NZ cattle infection outbreak under control

WELLINGTON, 28 July 2017: 

New Zealand’s first outbreak of a serious bacterial cattle disease was well under control, the Primary Industries ministry said today – with stock movement restrictions in place and testing continuing.

News of the discovery of mycoplasma bovis earlier this week on a single farm in the world’s largest dairy exporter briefly knocked the local currency lower, given the importance of the industry to New Zealand’s economy.

The ministry said movement restrictions had been placed on 16 individual properties after the infection was confirmed at one farm in the Van Leeuwen Dairy Group, a large scale dairy business on the country’s South Island with some 12,550 cows.

“At this time we are still determining the scale of this situation through on-farm sampling and testing, and tracing of movements of stock on and off the properties,” the ministry’s regional controller Dr Chris Rodwell said in a statement.

The ministry said a farmer had euthanised a small number of animals voluntarily for animal welfare reasons.

The disease, which is common in many countries, can have a serious effect on cattle – but does not infect humans or present food safety risks to milk or milk products, the ministry said.

The infection is spread by close contact between animals and not across big distances by wind or water. It can also be present in milk and be transmitted to other cows in that way, it added.

The New Zealand dollar was slightly lower on the day, having touched its highest in over two years in the previous trading session.

Analysts said there had been concerns of a knee-jerk reaction to news of the disease that could affect market access for New Zealand’s diary products.

“But that doesn’t seem to have happened with the passing of time already, so at this point we are thinking it is going to be a relatively small issue,” said Doug Steel, senior economist at BNZ.

Meanwhile, Japan’s Ministry of Finance (MoF) today said the country will raise tariffs on frozen beef imports from the US and other countries from August to protect domestic producers.

Tariffs on frozen beef will jump to 50% from the current 38.5% between Aug 1 and the end of March next year – as a “safeguard” mechanism to protect domestic farmers is being triggered, the ministry said in a statement.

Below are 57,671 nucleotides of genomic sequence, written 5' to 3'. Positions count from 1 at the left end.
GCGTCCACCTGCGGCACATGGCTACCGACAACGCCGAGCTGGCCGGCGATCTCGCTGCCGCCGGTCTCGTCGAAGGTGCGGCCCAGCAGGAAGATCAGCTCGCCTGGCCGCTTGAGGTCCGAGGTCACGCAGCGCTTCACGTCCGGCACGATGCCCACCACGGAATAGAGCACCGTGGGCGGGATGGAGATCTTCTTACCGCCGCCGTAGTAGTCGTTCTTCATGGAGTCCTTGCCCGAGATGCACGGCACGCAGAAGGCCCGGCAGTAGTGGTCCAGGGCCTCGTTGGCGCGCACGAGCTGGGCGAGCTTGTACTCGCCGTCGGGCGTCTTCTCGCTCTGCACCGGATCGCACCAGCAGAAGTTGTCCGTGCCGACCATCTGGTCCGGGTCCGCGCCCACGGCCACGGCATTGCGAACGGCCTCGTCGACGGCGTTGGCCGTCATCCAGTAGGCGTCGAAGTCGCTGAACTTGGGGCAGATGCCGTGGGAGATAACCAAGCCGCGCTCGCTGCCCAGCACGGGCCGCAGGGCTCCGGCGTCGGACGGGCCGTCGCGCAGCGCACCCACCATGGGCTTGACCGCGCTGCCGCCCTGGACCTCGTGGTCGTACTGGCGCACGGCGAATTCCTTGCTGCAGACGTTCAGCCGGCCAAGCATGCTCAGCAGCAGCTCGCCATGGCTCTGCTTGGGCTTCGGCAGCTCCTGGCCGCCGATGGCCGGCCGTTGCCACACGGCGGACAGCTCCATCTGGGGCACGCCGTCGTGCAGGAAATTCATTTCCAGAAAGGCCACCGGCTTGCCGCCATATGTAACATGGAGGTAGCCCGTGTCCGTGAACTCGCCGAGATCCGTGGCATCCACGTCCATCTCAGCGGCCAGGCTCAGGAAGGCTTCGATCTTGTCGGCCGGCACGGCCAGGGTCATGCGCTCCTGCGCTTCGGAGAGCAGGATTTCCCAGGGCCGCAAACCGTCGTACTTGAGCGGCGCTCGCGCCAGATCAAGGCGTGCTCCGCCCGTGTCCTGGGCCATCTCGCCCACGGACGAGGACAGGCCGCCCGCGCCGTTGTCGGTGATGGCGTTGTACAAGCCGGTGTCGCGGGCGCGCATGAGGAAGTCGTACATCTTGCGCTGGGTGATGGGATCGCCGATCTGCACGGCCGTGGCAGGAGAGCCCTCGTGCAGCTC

The increase will be the first time the tariff mechanism has been tripped for beef imports since it was last triggered for chilled beef in August 2003, the farm ministry said.

The increase threatens a significant sector of United States’ access to the biggest Asian market for US beef overall, just as president Donald Trump is trying to expand American exports to Japan. US frozen beef exports to Japan last year were worth more than US$400 million.

“The safeguard will not only have negative implications for US beef producers, but will also have a significant impact on the Japanese foodservice industry,” said US Meat Export Federation (USMEF) president and CEO Philip Seng in a statement on the organisation’s website.

The tariff hike will be especially hard on gyudon beef bowl restaurants that rely heavily on US frozen beef cuts as a primary ingredient, he said.

A tariff increase is automatic if quarterly imports for specific types of beef products – both from all nations and from those that do not have economic partnership agreements (EPAs) with Japan – rise more than 17% from a year earlier.

In April-June, Japan’s first fiscal quarter, frozen beef imports from all nations totalled 89,253 tonnes, up 17.1% from a year ago, and imports from non-EPA nations reached 37,823 tonnes, up nearly 25%, government data showed.

Nations that have EPAs with Japan, such as Australia, Mexico and Chile, will be excluded from the hike in tariffs.

Japanese finance minister Taro Aso said the government has been contacting affected nations such as the US to explain the increase, Kyodo news agency said.

No safeguard or increase will be triggered for chilled beef imports as the volumes did not exceed the required level.

Japan’s beef bowl restaurants suffered tremendous setbacks when US beef imports were previously curtailed, and were “finally enjoying robust growth due to greater availability of US beef,” USMEF’s Seng said.

US sales of frozen beef cuts to Japan last year were worth US$418 million, making up around 18% of total US frozen beef sales, according to data from the US Census Bureau.

For the period January-May this year, total US beef exports to Japan were valued at US$731 million, up 32% from the same period in 2016, the same data showed.

By volume, total US beef sales to Japan for January-May came in at 123,290 tonnes, compared to 96,394 tonnes a year ago. Overall US beef exports for the first five months of the year were 497,323 tonnes.

– Reuters

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